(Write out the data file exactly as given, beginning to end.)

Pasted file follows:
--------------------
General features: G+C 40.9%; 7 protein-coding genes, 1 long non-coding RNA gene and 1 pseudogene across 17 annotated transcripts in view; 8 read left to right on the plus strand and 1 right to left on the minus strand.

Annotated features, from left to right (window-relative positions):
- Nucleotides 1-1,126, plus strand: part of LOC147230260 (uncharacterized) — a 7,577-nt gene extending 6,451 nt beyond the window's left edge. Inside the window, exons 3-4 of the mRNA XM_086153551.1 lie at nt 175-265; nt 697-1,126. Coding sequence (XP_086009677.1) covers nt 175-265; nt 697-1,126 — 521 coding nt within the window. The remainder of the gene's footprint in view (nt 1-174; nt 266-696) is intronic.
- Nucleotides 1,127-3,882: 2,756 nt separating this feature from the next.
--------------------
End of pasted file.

General features: G+C 40.9%; 7 protein-coding genes, 1 long non-coding RNA gene and 1 pseudogene across 17 annotated transcripts in view; 8 read left to right on the plus strand and 1 right to left on the minus strand.

Annotated features, from left to right (window-relative positions):
- Nucleotides 1-1,126, plus strand: part of LOC147230260 (uncharacterized) — a 7,577-nt gene extending 6,451 nt beyond the window's left edge. Inside the window, exons 3-4 of the mRNA XM_086153551.1 lie at nt 175-265; nt 697-1,126. Coding sequence (XP_086009677.1) covers nt 175-265; nt 697-1,126 — 521 coding nt within the window. The remainder of the gene's footprint in view (nt 1-174; nt 266-696) is intronic.
- Nucleotides 1,127-3,882: 2,756 nt separating this feature from the next.